What Erin Morgenstern’s “The Night Circus” Can Teach Us About Creating Transcendent Experiences

This was a post I wrote on my old Posterous blog in 2011 and which will be reblogged on my Tumblr.

The clipping is a theatrical review, an article carefully removed from the London Times. It is a positive review; some might call it glowing. Nevertheless, it has been put in this position of execution, and the silver-handled knife is being thrown at it. […]
The sentence that holds his name is the particular one that has incensed M. Lefèvre to the point of knife throwing. A single sentence, that reads thusly: “M. Chandresh Christophe Lefèvre continues to push the boundaries of the modern stage, dazzling his audiences with spectacle that is almost transcendent.”
Most theatrical producers would likely be flattered by such a remark. They would clip the article for a scrapbook of reviews, quote it for reference and referrals.
But not this particular theaterical producer. No, M. Chandresh Christophe Lefèvre instead focuses on that penultimate word. Almost. Almost. […]
Clearly he must be doing something wrong. If his productions are merely almost transcendent, when the possibility of true transcendence exists somewhere nearby, waiting to be attained, then there is something else that much be done.

It is this quest for absolute transcendence that leads the knife-throwing Lefèvre to creating Le Cirque des Rêves, a circus operating from dusk till dawn full of magical attractions, beyond-talented performances, and other enchantments that transfix all involved — whether participant or audience member.

In Erin Morgenstern’s novel The Night Circus, the circus serves as the setting and the manifestation of a long-standing battle of skill and wits between two magicians unwittingly roped in by their guardians since childhood — but really it’s the Night Circus itself that steals the show. Morgenstern’s detailed descriptions of the circus setup, the process of its creation, and the reception from the public draws us into its own enchantment, and shows us the power of creating transcendence in our work — and handily, her novel describes just how we can go about doing so.

1. Decide the effect you want to have on the people who experience your work, and have that be your guiding vision. Lefèvre was sparked into creating a work of absolute transcendence, and never strayed from that central vision. Every element — the performers, the food, the tent setups, the costumes, seriously everything — was examined meticulously against this vision, as well as against everything else that had been selected, to see if it passed muster. By not compromising on the vision, the Night Circus surpassed their already-high expectations, sharing its transcendent qualities onto all that come by.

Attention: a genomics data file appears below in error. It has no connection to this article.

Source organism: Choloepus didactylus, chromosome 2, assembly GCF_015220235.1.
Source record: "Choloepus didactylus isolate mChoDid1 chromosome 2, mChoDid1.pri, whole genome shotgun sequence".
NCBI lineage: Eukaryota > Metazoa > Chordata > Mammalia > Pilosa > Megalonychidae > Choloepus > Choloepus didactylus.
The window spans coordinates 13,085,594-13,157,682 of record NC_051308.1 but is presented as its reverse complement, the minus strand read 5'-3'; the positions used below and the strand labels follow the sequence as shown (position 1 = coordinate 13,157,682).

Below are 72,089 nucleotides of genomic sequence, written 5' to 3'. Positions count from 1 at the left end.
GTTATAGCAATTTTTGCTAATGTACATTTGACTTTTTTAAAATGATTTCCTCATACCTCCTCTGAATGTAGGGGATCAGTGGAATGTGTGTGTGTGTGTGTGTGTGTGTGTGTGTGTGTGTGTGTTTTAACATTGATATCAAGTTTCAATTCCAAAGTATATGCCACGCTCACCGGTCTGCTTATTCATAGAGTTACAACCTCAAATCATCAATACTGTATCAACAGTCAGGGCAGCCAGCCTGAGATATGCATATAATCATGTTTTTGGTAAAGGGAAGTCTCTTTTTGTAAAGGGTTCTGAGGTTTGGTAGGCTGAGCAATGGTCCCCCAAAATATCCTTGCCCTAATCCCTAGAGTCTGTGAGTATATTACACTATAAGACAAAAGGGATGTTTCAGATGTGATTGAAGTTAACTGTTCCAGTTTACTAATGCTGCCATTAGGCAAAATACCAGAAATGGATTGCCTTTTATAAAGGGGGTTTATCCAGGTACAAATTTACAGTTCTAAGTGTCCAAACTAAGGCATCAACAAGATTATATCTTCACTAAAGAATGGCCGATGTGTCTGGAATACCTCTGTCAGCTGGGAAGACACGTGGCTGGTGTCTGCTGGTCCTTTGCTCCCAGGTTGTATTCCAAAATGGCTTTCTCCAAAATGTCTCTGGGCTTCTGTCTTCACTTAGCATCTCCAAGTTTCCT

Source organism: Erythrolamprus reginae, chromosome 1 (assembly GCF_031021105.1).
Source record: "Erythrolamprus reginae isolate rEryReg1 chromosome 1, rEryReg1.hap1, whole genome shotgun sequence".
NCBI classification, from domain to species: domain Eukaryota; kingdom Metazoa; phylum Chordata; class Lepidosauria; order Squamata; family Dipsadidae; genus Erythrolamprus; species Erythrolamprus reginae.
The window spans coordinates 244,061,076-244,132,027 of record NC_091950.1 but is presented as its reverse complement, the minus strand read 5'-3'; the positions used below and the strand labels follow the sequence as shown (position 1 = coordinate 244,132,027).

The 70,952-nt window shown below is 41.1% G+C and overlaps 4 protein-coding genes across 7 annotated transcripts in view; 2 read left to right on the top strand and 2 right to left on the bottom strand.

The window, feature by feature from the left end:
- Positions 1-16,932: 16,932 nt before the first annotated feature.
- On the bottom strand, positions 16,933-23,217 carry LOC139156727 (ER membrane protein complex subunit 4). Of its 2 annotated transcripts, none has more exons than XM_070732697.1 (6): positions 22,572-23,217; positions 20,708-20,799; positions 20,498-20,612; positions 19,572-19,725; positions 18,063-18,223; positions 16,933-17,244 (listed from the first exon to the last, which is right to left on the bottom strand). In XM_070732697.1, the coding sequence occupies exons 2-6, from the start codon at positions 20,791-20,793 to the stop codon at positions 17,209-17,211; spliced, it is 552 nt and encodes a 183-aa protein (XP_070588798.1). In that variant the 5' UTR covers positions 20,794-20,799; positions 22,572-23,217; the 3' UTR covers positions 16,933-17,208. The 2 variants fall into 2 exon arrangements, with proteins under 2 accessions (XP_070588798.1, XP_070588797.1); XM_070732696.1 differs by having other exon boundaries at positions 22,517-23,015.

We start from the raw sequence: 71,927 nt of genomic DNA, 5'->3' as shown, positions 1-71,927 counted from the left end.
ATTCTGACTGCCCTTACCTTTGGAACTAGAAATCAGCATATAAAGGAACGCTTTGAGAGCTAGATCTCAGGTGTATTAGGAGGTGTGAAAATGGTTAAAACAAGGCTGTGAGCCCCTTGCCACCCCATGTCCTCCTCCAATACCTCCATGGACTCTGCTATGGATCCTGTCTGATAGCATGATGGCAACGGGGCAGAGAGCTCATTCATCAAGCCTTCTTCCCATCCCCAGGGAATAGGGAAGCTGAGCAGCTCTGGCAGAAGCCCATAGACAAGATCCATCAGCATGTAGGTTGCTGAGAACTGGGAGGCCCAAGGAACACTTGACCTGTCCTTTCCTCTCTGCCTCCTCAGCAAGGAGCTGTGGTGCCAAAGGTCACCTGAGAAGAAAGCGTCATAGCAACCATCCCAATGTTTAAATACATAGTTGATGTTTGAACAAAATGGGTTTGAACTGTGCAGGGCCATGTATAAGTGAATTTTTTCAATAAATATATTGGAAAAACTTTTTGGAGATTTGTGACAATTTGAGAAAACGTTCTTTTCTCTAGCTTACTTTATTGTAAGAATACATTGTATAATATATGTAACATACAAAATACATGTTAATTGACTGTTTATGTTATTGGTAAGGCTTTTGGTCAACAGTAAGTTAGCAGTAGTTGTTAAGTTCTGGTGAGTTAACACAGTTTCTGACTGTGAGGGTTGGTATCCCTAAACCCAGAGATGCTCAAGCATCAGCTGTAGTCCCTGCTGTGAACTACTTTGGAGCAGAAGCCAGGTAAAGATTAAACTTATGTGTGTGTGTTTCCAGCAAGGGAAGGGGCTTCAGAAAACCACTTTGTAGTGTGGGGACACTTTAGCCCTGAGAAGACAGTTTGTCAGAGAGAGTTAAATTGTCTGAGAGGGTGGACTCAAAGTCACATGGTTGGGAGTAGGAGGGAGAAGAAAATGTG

One aspect of sticking to the vision that is especially strong within the book is the use of black and white as the central Circus colours. Every tent, costume, prop, and other material in the circus follows this down to the last detail: about the only part of the circus that isn’t black & white is the bright red hair of the twins Poppet and Widget, which soon becomes a trademark of theirs. They even bring the colour theme to the everlasting bonfire, lit in their opening ceremony with arrows of rainbow fire merging to create a bright white blaze. Attention to details like these are crucial in bringing your vision to transcendence.

2. Assemble a team of trusted people with both skill and passion, and encourage them to find other contributors that also match the vision. Lefèvre’s team had people who were both skilled and passionate in fashion and costuming, architecture, observational & interpersonal skills, performanceship, and sensory experiences. They were all top in their fields and regarded their skills not just as a job but as a life pursuit of passion and dedication — it didn’t feel like menial work, but like a meaningful and powerful journey. These people were then trusted to use their knowledge and taste to find other contributors: the architect eventually finds a world-class clockmaker whose work fits the vision of the Night Circus, and this clockmaker eventually becomes the Circus’s biggest advocate. Eventually even the cast of the Circus add their own touches, building from inside experience.

Picking a great crew from the beginning isn’t just about what they do, but also about their commitment and belief to your vision, and mutual trust. Lefèvre wouldn’t get anything done if he had to micro-manage the whole endeavour, but his choice of people meant that he could trust them to keep the vision going in ways that he himself could not do, while spending more time on the particular skills and passions he brings to the table. In return, his team feel a strong sense of agency and ownership, and they feel just as strong a need to fulfill the vision of transcendence — a vision as much theirs as Lefèvre’s.

3. Take risks on the uncertain if it means a better chance at fulfilling your vision. Celia, one of the two leads in the story, auditions for the Night Circus without any prior professional performance experience. Had Lefèvre and crew only gone for those with experience, they would have likely found no one worthy of the vision — but they let Celia showcase her skills and passions and found in her an absolute treasure.

Taking on Celia also had a side bonus: since she was not stuck on a particular style of performing, she was more flexible with adjusting what she already had with the Circus’s style and vision — eventually contributing a great deal to the Circus itself. There are plenty of people who have worked hard at their passions, and are busy exploring opportunities to share them with others. Their enthusiasm can sometimes override inexperience: their eagerness to participate leads to them working harder towards your vision, because they believe in it so much already and want the best from it — whereas those with some experience may just see it as an opportunity for themselves and not see themselves as part of a greater whole.